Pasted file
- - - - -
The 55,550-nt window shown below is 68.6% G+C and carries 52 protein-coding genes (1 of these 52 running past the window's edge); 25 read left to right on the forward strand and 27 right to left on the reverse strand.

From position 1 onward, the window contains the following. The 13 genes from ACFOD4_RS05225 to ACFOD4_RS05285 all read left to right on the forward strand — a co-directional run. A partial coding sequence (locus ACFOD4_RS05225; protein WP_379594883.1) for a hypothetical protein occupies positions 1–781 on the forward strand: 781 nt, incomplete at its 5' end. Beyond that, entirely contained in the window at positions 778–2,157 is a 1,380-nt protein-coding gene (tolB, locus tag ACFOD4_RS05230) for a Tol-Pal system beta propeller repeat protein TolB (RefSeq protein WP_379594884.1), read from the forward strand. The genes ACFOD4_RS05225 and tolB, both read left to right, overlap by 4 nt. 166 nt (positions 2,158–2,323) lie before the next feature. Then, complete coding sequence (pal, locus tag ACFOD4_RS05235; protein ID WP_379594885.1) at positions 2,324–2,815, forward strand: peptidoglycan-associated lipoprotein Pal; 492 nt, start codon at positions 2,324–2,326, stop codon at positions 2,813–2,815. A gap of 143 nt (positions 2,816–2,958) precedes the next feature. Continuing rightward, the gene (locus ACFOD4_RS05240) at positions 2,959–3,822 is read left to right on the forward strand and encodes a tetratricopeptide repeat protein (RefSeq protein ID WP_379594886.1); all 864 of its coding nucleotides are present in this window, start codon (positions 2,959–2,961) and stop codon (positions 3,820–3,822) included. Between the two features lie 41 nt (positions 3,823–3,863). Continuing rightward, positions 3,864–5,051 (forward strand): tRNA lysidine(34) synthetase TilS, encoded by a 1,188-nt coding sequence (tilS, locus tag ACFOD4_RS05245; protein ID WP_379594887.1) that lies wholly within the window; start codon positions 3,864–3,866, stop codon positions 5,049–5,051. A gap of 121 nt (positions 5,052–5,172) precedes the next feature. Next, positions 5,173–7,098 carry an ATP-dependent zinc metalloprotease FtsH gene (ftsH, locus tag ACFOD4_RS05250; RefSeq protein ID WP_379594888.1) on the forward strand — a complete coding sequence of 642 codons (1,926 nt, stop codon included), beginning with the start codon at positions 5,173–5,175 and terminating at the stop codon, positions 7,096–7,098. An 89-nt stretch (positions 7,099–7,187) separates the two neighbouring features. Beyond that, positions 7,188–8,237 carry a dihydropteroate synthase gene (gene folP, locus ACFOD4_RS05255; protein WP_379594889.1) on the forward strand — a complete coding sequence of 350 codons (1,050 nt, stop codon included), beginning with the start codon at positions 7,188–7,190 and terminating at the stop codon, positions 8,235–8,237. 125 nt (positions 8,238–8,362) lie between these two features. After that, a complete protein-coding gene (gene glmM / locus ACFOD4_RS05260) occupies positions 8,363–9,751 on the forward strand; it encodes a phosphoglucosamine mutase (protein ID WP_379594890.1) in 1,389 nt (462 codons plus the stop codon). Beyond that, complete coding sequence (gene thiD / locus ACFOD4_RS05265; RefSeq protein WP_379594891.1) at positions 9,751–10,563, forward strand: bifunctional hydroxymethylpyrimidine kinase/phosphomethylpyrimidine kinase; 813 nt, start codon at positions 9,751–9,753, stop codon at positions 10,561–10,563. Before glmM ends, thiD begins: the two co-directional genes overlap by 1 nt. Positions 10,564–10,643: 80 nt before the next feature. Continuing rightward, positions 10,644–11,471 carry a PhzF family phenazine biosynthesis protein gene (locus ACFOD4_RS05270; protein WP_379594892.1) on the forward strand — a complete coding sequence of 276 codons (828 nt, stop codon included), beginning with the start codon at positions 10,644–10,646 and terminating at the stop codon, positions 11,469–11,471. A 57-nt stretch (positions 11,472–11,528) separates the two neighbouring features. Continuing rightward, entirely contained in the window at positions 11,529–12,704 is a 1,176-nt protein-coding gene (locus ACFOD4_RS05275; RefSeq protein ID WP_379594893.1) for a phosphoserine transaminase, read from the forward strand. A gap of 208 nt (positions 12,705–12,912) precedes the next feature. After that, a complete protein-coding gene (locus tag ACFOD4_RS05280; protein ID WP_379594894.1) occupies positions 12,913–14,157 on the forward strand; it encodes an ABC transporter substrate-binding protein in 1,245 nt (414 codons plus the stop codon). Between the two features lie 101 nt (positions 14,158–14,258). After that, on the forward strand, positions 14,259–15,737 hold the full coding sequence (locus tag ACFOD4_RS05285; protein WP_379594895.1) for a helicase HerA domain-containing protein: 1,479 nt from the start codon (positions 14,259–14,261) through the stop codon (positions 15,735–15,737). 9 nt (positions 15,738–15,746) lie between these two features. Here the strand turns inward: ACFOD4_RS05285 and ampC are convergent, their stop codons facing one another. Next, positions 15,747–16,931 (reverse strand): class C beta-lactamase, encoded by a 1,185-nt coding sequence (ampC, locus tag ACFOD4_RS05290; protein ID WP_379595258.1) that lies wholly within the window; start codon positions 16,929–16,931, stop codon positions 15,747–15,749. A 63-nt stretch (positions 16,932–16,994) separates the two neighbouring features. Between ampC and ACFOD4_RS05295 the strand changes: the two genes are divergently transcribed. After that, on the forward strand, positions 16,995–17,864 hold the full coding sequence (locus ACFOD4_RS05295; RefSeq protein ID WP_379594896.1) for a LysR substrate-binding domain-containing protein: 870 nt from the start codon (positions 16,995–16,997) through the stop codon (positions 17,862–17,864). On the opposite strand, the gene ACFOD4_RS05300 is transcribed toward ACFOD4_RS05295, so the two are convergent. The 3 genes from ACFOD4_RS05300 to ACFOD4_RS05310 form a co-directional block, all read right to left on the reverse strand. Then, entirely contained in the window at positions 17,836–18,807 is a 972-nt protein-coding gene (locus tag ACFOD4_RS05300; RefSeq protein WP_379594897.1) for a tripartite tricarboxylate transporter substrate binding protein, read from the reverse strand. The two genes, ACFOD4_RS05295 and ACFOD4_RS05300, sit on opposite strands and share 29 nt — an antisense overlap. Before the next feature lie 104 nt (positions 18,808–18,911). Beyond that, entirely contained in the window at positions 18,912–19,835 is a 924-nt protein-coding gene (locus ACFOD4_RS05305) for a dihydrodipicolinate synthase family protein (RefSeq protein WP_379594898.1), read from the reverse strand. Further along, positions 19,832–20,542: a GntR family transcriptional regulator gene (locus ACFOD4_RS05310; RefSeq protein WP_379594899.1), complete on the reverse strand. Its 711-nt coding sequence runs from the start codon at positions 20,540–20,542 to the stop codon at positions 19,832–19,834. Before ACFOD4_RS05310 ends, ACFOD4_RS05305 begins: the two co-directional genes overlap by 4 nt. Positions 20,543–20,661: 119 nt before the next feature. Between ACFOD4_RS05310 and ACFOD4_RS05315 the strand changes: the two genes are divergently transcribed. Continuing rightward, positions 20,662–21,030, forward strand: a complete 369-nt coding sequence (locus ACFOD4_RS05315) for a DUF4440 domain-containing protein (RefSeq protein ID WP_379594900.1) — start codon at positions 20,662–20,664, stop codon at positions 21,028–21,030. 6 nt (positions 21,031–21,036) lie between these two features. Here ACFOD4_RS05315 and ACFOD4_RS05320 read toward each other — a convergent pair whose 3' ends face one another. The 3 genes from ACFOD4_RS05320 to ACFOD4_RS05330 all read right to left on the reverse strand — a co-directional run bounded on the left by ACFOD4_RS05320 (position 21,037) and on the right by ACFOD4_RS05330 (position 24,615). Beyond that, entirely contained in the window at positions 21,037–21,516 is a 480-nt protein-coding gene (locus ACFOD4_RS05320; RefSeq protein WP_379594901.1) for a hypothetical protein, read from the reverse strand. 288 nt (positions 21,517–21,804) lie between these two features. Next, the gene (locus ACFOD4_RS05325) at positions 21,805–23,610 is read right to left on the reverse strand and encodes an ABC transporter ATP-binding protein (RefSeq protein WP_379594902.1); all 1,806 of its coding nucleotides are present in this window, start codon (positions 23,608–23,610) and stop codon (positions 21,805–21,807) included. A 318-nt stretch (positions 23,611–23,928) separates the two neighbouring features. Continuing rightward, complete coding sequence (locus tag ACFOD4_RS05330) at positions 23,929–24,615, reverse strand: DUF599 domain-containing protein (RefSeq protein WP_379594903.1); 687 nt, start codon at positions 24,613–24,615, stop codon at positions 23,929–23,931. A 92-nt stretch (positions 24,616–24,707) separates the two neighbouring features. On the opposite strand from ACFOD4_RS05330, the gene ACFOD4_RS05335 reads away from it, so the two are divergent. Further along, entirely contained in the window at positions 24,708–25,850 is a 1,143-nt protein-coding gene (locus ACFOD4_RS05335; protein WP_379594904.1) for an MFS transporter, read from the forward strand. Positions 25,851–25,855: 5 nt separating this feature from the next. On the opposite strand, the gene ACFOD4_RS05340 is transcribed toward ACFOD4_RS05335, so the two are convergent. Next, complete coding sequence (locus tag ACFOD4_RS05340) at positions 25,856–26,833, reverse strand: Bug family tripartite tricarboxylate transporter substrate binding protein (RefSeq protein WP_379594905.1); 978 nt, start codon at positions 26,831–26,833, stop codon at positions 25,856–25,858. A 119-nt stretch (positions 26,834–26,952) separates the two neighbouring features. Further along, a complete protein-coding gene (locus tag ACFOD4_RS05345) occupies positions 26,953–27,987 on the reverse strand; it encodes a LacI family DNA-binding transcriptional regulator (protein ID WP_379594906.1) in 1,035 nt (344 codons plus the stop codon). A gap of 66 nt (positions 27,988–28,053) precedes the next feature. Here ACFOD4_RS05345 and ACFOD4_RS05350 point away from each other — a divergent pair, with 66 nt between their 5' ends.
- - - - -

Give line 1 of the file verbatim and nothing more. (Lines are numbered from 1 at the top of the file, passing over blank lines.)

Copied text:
The 55,550-nt window shown below is 68.6% G+C and carries 52 protein-coding genes (1 of these 52 running past the window's edge); 25 read left to right on the forward strand and 27 right to left on the reverse strand.